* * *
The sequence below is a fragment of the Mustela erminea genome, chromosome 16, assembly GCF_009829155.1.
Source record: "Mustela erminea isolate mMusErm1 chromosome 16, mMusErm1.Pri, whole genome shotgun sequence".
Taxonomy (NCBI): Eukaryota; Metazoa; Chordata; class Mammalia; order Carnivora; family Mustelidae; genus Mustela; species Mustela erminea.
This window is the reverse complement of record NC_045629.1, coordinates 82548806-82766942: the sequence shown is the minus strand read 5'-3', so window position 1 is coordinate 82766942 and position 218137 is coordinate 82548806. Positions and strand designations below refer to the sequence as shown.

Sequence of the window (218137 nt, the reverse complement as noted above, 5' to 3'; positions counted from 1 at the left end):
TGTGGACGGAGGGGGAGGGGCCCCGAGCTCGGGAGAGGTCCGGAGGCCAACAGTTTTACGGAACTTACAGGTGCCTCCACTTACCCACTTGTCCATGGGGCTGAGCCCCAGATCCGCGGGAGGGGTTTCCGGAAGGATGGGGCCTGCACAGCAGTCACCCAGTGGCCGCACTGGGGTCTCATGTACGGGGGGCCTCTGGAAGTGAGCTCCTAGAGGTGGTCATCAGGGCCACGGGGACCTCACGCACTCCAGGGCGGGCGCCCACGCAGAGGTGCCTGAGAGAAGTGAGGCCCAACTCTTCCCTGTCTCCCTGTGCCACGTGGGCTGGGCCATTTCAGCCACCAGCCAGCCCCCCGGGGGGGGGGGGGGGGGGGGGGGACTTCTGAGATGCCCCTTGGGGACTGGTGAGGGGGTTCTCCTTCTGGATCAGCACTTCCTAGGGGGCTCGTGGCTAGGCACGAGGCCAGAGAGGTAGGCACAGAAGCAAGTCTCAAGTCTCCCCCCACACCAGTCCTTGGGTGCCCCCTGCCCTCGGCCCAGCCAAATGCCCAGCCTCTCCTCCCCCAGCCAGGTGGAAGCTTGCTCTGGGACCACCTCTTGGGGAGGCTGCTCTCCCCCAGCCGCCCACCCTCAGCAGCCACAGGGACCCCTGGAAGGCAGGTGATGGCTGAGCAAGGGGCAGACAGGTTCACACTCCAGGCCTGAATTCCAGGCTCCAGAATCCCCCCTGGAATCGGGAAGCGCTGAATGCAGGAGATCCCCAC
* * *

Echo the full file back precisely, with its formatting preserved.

The sequence below is a fragment of the Mustela erminea genome, chromosome 16, assembly GCF_009829155.1.
Source record: "Mustela erminea isolate mMusErm1 chromosome 16, mMusErm1.Pri, whole genome shotgun sequence".
Taxonomy (NCBI): Eukaryota; Metazoa; Chordata; class Mammalia; order Carnivora; family Mustelidae; genus Mustela; species Mustela erminea.
This window is the reverse complement of record NC_045629.1, coordinates 82548806-82766942: the sequence shown is the minus strand read 5'-3', so window position 1 is coordinate 82766942 and position 218137 is coordinate 82548806. Positions and strand designations below refer to the sequence as shown.

Sequence of the window (218137 nt, the reverse complement as noted above, 5' to 3'; positions counted from 1 at the left end):
TGTGGACGGAGGGGGAGGGGCCCCGAGCTCGGGAGAGGTCCGGAGGCCAACAGTTTTACGGAACTTACAGGTGCCTCCACTTACCCACTTGTCCATGGGGCTGAGCCCCAGATCCGCGGGAGGGGTTTCCGGAAGGATGGGGCCTGCACAGCAGTCACCCAGTGGCCGCACTGGGGTCTCATGTACGGGGGGCCTCTGGAAGTGAGCTCCTAGAGGTGGTCATCAGGGCCACGGGGACCTCACGCACTCCAGGGCGGGCGCCCACGCAGAGGTGCCTGAGAGAAGTGAGGCCCAACTCTTCCCTGTCTCCCTGTGCCACGTGGGCTGGGCCATTTCAGCCACCAGCCAGCCCCCCGGGGGGGGGGGGGGGGGGGGGGGACTTCTGAGATGCCCCTTGGGGACTGGTGAGGGGGTTCTCCTTCTGGATCAGCACTTCCTAGGGGGCTCGTGGCTAGGCACGAGGCCAGAGAGGTAGGCACAGAAGCAAGTCTCAAGTCTCCCCCCACACCAGTCCTTGGGTGCCCCCTGCCCTCGGCCCAGCCAAATGCCCAGCCTCTCCTCCCCCAGCCAGGTGGAAGCTTGCTCTGGGACCACCTCTTGGGGAGGCTGCTCTCCCCCAGCCGCCCACCCTCAGCAGCCACAGGGACCCCTGGAAGGCAGGTGATGGCTGAGCAAGGGGCAGACAGGTTCACACTCCAGGCCTGAATTCCAGGCTCCAGAATCCCCCCTGGAATCGGGAAGCGCTGAATGCAGGAGATCCCCAC